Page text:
....And, its 2008 resolution.
And, its 2009 resolution -- until July, at least.
Because 2+2 = compromise.
Or, in other words, because of an ethical decision by a new FCC Republican commissioner to recuse himself from the agency's approval of the AT&T/BellSouth merger, the FCC was left with a partisan deadlock on the merger.
Today, a compromise was found.
The most noisy of the outcomes is that AT&T has apparently agreed to a 30-month pledge not to break net neutrality principles in order to get the approval before the end of the year (and the dawn of a new Congress). From Bloomberg:
In a bow to backers of ``network neutrality,'' AT&T said it would refrain from charging Web companies such as Google Inc. premium fees for faster subscriber access. Neutrality supporters have urged Congress not to let phone companies charge higher fees for faster service, which they liken to the creation of tolls on the Internet.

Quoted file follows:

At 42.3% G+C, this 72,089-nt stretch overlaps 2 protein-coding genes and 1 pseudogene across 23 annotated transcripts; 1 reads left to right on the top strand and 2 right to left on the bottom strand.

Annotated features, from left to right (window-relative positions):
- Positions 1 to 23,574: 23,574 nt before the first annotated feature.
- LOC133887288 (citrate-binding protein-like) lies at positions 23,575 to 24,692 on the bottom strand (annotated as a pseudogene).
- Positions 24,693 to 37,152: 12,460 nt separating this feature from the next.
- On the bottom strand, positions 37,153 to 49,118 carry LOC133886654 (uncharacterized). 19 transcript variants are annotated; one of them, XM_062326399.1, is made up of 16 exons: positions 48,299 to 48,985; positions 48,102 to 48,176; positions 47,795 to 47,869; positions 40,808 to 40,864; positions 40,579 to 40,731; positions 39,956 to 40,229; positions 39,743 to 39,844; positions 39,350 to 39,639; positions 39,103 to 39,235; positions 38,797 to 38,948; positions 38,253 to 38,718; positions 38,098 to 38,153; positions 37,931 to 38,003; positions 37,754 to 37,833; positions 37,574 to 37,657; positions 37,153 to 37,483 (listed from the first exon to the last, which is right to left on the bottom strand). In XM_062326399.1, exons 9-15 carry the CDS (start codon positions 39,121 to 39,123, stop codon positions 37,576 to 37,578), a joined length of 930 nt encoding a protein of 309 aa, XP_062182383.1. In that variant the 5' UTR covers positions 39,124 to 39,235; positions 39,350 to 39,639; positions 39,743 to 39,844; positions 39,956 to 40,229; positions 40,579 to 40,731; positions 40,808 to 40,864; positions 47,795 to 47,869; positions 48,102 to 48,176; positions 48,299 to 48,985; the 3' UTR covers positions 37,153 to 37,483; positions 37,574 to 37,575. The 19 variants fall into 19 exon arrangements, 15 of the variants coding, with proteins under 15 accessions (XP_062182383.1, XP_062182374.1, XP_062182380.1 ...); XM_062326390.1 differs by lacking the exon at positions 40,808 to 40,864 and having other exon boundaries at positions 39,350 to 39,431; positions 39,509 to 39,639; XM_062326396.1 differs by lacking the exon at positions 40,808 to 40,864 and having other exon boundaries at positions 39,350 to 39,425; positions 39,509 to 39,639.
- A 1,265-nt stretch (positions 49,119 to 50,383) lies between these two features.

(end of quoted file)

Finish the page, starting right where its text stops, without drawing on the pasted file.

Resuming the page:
TechDirt speculates on the realpolitik of why AT&T bit on the compromise.
TechDirt also notes that the deal would include the offering of so-called "naked-DSL" for AT&T customers. This basically means that if you order DSL you don't have a land-line phone (and pay for it).
UPDATE: TechDirt and commentators debate the fine print and differences between IPTV "net neutrality" (which may not be covered here) and more traditional "broadband" net neutrality (which seemingly is.) Eric Schonfeld's
Next Net has a primer (albeit opinion laden) on IPTV and the net neutrality-relevant issues here.
Regardless, Public Knowledge is happy with the deal and tells you why.
And, given that the deal was compromise as the shot clock was running out, we're sure we'll be hearing plenty more competing arguments on what the details really mean.